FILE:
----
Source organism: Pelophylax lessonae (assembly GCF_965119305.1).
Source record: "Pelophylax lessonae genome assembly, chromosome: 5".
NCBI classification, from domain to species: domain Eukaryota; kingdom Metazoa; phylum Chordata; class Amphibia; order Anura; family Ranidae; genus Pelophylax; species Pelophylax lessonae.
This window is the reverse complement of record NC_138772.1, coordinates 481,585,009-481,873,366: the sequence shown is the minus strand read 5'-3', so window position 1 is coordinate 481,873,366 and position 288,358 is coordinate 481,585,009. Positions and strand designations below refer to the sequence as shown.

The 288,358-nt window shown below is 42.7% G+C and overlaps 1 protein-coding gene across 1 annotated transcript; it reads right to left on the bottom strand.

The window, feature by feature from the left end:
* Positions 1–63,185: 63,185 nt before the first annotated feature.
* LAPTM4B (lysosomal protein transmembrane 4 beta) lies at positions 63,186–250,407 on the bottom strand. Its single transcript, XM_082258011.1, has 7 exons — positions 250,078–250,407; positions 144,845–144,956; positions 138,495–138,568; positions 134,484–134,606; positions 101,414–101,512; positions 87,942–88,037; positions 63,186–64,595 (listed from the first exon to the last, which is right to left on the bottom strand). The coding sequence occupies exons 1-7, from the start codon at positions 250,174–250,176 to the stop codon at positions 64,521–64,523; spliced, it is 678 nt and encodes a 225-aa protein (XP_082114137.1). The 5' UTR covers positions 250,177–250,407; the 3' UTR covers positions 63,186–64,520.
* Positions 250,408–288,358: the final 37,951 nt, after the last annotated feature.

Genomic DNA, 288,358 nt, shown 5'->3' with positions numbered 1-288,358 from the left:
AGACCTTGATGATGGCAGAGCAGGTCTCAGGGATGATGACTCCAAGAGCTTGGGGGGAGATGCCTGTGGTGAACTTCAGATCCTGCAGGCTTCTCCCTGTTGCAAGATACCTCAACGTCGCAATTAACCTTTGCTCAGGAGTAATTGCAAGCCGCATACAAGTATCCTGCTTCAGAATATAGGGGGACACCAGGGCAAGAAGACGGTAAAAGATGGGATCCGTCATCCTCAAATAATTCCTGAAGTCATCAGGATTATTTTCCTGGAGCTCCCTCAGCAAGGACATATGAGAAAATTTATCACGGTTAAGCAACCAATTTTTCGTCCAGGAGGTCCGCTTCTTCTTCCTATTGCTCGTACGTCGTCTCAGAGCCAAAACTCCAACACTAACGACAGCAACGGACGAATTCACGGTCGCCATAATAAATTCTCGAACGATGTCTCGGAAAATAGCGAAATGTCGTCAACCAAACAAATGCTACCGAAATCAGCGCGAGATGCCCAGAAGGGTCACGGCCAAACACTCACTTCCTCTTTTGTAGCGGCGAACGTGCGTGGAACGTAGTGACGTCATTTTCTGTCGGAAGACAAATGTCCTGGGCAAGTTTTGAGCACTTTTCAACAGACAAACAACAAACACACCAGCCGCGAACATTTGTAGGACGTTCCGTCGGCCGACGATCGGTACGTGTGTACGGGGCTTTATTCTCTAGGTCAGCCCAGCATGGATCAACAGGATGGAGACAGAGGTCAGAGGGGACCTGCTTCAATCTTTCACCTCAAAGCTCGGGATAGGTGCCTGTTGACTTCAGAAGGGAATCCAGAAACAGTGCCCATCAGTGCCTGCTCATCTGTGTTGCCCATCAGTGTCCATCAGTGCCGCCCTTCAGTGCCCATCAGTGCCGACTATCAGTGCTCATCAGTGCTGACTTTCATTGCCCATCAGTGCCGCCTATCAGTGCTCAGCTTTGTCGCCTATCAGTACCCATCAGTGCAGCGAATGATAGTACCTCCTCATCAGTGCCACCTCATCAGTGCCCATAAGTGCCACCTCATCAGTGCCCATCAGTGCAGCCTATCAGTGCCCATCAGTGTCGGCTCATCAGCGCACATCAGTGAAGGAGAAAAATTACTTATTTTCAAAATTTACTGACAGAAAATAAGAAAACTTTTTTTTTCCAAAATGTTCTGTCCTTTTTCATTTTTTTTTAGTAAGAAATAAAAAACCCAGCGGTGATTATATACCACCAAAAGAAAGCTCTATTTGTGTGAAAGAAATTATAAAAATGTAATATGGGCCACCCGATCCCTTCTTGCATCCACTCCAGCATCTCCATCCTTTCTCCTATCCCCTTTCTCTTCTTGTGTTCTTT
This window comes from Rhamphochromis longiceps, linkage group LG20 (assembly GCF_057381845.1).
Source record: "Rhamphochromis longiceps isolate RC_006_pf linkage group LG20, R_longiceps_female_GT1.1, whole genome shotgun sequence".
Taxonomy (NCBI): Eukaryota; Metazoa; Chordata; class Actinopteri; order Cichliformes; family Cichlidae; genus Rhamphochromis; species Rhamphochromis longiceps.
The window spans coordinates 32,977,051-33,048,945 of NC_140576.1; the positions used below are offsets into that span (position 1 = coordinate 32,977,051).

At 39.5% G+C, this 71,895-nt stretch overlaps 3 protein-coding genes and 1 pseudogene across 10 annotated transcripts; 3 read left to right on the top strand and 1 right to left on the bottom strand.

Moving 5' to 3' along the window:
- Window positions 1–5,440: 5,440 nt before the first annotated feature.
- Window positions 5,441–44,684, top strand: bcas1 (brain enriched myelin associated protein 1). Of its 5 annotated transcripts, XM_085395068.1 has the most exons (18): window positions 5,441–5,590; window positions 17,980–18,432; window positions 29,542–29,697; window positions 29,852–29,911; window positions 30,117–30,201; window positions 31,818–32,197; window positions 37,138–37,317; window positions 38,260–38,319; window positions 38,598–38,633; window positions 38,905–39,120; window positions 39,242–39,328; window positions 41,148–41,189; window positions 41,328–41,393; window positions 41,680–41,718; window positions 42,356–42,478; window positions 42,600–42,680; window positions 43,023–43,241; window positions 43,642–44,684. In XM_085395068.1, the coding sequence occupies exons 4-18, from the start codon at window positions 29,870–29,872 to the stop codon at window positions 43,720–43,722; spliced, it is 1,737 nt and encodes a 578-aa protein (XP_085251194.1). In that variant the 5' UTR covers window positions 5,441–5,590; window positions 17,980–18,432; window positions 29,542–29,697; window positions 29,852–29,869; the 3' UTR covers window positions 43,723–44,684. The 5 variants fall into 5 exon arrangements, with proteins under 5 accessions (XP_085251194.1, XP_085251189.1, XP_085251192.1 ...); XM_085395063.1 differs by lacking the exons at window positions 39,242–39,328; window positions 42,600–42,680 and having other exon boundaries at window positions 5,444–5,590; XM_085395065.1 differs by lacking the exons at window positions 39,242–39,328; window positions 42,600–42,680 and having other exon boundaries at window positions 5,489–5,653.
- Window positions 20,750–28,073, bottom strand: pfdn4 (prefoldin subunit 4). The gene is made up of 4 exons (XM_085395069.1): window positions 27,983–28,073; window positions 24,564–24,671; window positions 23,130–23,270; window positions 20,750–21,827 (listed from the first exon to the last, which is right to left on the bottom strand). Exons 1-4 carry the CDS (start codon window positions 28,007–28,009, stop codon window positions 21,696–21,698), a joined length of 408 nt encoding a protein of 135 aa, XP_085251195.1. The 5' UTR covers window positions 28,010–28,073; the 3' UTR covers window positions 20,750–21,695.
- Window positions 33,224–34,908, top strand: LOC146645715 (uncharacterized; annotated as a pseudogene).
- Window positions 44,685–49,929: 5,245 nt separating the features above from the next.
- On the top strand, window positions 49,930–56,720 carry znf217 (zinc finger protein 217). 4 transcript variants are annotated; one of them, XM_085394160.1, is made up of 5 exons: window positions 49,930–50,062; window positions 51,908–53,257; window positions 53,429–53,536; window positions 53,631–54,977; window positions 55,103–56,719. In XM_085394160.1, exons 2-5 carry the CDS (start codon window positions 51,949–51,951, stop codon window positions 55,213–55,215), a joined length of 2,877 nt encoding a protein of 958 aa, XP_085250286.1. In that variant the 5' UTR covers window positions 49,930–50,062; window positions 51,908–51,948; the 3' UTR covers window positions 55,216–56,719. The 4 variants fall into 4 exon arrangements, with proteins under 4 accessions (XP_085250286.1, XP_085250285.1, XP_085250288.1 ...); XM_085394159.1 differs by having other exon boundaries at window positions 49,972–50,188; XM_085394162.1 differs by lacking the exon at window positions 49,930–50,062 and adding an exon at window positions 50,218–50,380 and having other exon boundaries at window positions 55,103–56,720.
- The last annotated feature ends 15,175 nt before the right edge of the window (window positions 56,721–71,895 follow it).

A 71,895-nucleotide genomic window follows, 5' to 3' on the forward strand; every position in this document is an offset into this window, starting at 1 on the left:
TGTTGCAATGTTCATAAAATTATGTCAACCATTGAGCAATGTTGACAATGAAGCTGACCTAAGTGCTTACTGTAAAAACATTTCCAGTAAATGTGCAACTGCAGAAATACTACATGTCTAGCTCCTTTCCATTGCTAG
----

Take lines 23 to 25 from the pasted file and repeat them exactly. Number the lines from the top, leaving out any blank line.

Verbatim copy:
- On the top strand, window positions 49,930–56,720 carry znf217 (zinc finger protein 217). 4 transcript variants are annotated; one of them, XM_085394160.1, is made up of 5 exons: window positions 49,930–50,062; window positions 51,908–53,257; window positions 53,429–53,536; window positions 53,631–54,977; window positions 55,103–56,719. In XM_085394160.1, exons 2-5 carry the CDS (start codon window positions 51,949–51,951, stop codon window positions 55,213–55,215), a joined length of 2,877 nt encoding a protein of 958 aa, XP_085250286.1. In that variant the 5' UTR covers window positions 49,930–50,062; window positions 51,908–51,948; the 3' UTR covers window positions 55,216–56,719. The 4 variants fall into 4 exon arrangements, with proteins under 4 accessions (XP_085250286.1, XP_085250285.1, XP_085250288.1 ...); XM_085394159.1 differs by having other exon boundaries at window positions 49,972–50,188; XM_085394162.1 differs by lacking the exon at window positions 49,930–50,062 and adding an exon at window positions 50,218–50,380 and having other exon boundaries at window positions 55,103–56,720.
- The last annotated feature ends 15,175 nt before the right edge of the window (window positions 56,721–71,895 follow it).

A 71,895-nucleotide genomic window follows, 5' to 3' on the forward strand; every position in this document is an offset into this window, starting at 1 on the left: